I concur that stating “It’s not about going green, it’s about making money and minimizing risk” smacks of motherhood, but the clarification this from a strategy level will quickly become a negotiation about trade-offs involved. For simplicity sake, let’s look at an industry that makes no pretense in the “doing good” department: contraband cigarettes.
Tom Blackwell’s recent series in the National Post exposes a picture of a complex supply chain and the risks taken on by some of the parties. Beyond the tobacco farmers as suppliers of raw materials, the industry needs paper and filters. Suppliers would be smart to engage their buyers in a discussion in order to fully understand the risk and return trade-offs. The discussion should address the risks involved with supplying illegal factories, apparently located on First Nation reserves. The balance of risks (of being associated with a contraband industry) with return (of additional sales) can become a business decision beyond its ethical implications.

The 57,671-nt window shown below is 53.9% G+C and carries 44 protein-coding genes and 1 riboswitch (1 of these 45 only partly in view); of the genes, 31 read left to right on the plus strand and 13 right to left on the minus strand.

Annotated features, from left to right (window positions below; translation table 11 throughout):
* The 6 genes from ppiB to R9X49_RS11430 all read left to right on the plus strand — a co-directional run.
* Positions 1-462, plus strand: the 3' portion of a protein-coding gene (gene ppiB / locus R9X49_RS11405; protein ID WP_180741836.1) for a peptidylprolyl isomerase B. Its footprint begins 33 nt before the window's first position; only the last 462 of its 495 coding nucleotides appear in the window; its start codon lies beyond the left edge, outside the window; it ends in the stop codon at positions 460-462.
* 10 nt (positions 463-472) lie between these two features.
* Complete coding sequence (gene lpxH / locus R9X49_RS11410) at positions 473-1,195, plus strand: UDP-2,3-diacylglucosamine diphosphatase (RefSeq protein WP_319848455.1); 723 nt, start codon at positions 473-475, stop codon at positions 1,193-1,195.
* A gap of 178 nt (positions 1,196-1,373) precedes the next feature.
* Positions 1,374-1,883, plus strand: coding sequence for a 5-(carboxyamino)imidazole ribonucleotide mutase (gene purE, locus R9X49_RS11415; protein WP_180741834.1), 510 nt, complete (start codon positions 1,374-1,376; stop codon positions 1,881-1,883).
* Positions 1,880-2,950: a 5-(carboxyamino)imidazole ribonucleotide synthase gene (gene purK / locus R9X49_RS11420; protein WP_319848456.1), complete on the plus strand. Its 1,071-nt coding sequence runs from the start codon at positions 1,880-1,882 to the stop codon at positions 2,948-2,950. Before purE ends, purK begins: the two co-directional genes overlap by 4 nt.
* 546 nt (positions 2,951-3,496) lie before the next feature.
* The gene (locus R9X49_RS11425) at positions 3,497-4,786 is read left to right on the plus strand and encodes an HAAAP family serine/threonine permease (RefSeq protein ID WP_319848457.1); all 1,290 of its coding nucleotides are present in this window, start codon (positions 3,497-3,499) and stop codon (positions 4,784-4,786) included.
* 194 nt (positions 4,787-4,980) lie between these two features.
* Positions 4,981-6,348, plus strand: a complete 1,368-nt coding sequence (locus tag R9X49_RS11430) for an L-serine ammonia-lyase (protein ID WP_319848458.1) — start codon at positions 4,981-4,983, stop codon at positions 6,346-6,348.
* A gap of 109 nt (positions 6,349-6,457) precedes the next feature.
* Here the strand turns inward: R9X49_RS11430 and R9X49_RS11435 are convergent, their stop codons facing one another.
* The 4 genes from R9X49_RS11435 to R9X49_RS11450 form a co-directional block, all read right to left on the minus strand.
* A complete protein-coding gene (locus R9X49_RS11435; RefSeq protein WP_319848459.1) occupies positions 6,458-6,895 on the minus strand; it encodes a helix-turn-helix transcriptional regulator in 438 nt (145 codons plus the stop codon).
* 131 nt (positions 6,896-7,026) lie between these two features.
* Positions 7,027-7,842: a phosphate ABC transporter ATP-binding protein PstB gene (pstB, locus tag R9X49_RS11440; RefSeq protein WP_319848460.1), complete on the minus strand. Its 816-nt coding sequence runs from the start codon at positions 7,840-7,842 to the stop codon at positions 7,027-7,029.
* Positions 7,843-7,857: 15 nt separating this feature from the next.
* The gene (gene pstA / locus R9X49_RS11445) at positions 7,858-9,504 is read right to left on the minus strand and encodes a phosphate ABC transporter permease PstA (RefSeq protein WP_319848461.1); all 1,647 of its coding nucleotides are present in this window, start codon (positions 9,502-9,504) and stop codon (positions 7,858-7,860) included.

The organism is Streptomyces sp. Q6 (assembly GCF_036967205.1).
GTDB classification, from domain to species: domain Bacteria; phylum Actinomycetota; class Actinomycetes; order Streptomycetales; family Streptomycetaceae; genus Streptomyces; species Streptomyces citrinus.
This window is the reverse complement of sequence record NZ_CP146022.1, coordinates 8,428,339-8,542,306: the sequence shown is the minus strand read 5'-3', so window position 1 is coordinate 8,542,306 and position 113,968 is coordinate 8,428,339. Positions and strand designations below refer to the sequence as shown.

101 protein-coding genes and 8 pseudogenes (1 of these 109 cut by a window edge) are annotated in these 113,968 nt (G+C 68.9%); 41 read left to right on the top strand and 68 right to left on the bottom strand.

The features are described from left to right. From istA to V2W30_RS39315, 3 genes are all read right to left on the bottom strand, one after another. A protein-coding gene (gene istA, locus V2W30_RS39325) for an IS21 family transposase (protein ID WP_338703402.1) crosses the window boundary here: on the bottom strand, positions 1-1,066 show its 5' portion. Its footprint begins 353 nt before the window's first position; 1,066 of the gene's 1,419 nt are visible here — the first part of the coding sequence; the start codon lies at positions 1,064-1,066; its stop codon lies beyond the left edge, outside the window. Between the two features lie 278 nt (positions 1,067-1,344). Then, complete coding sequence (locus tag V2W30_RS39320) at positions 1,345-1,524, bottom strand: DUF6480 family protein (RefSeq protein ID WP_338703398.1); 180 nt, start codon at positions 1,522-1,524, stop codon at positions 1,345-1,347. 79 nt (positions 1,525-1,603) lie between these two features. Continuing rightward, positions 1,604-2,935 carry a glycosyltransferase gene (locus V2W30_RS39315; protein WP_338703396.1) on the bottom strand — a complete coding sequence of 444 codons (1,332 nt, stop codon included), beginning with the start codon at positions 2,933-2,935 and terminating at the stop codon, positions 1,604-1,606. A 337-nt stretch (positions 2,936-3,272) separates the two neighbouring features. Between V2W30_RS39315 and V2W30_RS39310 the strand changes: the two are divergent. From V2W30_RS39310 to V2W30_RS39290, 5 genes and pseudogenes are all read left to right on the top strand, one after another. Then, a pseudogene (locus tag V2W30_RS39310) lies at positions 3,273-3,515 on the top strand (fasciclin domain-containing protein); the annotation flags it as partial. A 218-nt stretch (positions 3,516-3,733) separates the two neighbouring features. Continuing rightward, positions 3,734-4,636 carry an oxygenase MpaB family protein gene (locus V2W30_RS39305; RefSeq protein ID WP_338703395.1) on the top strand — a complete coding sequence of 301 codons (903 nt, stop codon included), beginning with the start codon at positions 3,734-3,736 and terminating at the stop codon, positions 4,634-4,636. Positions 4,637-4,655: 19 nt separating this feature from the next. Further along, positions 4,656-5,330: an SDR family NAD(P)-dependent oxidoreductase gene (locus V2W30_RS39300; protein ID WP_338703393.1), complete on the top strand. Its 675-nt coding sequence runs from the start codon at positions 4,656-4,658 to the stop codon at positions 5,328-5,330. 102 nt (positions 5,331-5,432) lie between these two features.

You can see how this becomes an internal negotiation, as well, and provides an opportunity to clarify what is acceptable by multiple measures (e.g. what do we mean by sustainable, ethical or other measures?). Avoiding these negotiations leaves a larger degree of risk than necessary. If/when a crisis breaks regarding untoward supplier relationships, the communications and public affairs department may be stuck with: “We never bothered to ask” as a defense. This may not be acceptable to stakeholders on grounds ranging from ethics to stock price.
Gaps between “doing” and “saying” create risks that need to be acknowledged, and then managed and reduced. Treating these situations as a collaborative negotiation (internally and externally) can assist in this process. Not every industry operates in such proximity to ethical and legal risks. Nonetheless, the approach is similar. Sustainable business can offer some common ground from which to build a conversation/negotiation about shared value. A first step is to identify the different aspects of sustainability and how they are prioritized. It will be worth the effort.